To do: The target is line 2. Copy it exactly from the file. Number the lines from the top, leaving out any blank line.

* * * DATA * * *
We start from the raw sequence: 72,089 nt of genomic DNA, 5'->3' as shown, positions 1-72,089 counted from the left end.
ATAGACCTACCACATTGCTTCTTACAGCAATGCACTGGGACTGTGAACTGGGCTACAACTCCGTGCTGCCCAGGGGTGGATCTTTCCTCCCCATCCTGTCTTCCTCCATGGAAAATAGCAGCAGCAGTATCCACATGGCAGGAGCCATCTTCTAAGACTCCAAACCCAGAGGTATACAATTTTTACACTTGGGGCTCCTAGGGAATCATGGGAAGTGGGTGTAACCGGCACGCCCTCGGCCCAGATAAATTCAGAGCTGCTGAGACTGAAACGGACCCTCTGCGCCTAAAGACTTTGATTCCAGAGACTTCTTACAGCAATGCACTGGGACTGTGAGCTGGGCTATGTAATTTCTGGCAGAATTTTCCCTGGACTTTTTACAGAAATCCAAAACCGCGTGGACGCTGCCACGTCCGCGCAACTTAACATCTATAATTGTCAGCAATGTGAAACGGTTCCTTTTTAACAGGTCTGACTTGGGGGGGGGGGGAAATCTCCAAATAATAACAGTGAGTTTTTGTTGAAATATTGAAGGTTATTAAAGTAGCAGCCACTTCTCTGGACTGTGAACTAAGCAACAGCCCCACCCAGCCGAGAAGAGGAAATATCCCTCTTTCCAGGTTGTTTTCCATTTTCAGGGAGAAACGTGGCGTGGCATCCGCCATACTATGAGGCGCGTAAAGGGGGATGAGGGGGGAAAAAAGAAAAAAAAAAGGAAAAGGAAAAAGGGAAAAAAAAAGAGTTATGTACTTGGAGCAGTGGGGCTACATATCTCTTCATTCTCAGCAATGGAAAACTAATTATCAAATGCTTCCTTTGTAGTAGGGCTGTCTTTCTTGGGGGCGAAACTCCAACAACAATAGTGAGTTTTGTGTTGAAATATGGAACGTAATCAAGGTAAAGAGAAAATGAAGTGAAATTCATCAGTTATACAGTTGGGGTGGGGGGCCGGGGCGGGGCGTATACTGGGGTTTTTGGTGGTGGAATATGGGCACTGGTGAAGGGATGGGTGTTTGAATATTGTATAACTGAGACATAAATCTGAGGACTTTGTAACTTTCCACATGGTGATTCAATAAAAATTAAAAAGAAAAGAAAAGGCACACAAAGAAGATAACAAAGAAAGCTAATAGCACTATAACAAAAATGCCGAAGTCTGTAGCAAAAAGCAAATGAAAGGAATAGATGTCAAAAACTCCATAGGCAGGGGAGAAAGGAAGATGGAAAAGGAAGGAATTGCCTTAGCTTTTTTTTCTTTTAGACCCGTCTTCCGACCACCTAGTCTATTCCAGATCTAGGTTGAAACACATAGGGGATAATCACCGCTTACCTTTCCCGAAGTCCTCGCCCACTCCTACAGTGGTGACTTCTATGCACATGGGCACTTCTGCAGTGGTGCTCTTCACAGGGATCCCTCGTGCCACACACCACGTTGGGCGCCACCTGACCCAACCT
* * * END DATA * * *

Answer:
ATAGACCTACCACATTGCTTCTTACAGCAATGCACTGGGACTGTGAACTGGGCTACAACTCCGTGCTGCCCAGGGGTGGATCTTTCCTCCCCATCCTGTCTTCCTCCATGGAAAATAGCAGCAGCAGTATCCACATGGCAGGAGCCATCTTCTAAGACTCCAAACCCAGAGGTATACAATTTTTACACTTGGGGCTCCTAGGGAATCATGGGAAGTGGGTGTAACCGGCACGCCCTCGGCCCAGATAAATTCAGAGCTGCTGAGACTGAAACGGACCCTCTGCGCCTAAAGACTTTGATTCCAGAGACTTCTTACAGCAATGCACTGGGACTGTGAGCTGGGCTATGTAATTTCTGGCAGAATTTTCCCTGGACTTTTTACAGAAATCCAAAACCGCGTGGACGCTGCCACGTCCGCGCAACTTAACATCTATAATTGTCAGCAATGTGAAACGGTTCCTTTTTAACAGGTCTGACTTGGGGGGGGGGGGAAATCTCCAAATAATAACAGTGAGTTTTTGTTGAAATATTGAAGGTTATTAAAGTAGCAGCCACTTCTCTGGACTGTGAACTAAGCAACAGCCCCACCCAGCCGAGAAGAGGAAATATCCCTCTTTCCAGGTTGTTTTCCATTTTCAGGGAGAAACGTGGCGTGGCATCCGCCATACTATGAGGCGCGTAAAGGGGGATGAGGGGGGAAAAAAGAAAAAAAAAAGGAAAAGGAAAAAGGGAAAAAAAAAGAGTTATGTACTTGGAGCAGTGGGGCTACATATCTCTTCATTCTCAGCAATGGAAAACTAATTATCAAATGCTTCCTTTGTAGTAGGGCTGTCTTTCTTGGGGGCGAAACTCCAACAACAATAGTGAGTTTTGTGTTGAAATATGGAACGTAATCAAGGTAAAGAGAAAATGAAGTGAAATTCATCAGTTATACAGTTGGGGTGGGGGGCCGGGGCGGGGCGTATACTGGGGTTTTTGGTGGTGGAATATGGGCACTGGTGAAGGGATGGGTGTTTGAATATTGTATAACTGAGACATAAATCTGAGGACTTTGTAACTTTCCACATGGTGATTCAATAAAAATTAAAAAGAAAAGAAAAGGCACACAAAGAAGATAACAAAGAAAGCTAATAGCACTATAACAAAAATGCCGAAGTCTGTAGCAAAAAGCAAATGAAAGGAATAGATGTCAAAAACTCCATAGGCAGGGGAGAAAGGAAGATGGAAAAGGAAGGAATTGCCTTAGCTTTTTTTTCTTTTAGACCCGTCTTCCGACCACCTAGTCTATTCCAGATCTAGGTTGAAACACATAGGGGATAATCACCGCTTACCTTTCCCGAAGTCCTCGCCCACTCCTACAGTGGTGACTTCTATGCACATGGGCACTTCTGCAGTGGTGCTCTTCACAGGGATCCCTCGTGCCACACACCACGTTGGGCGCCACCTGACCCAACCT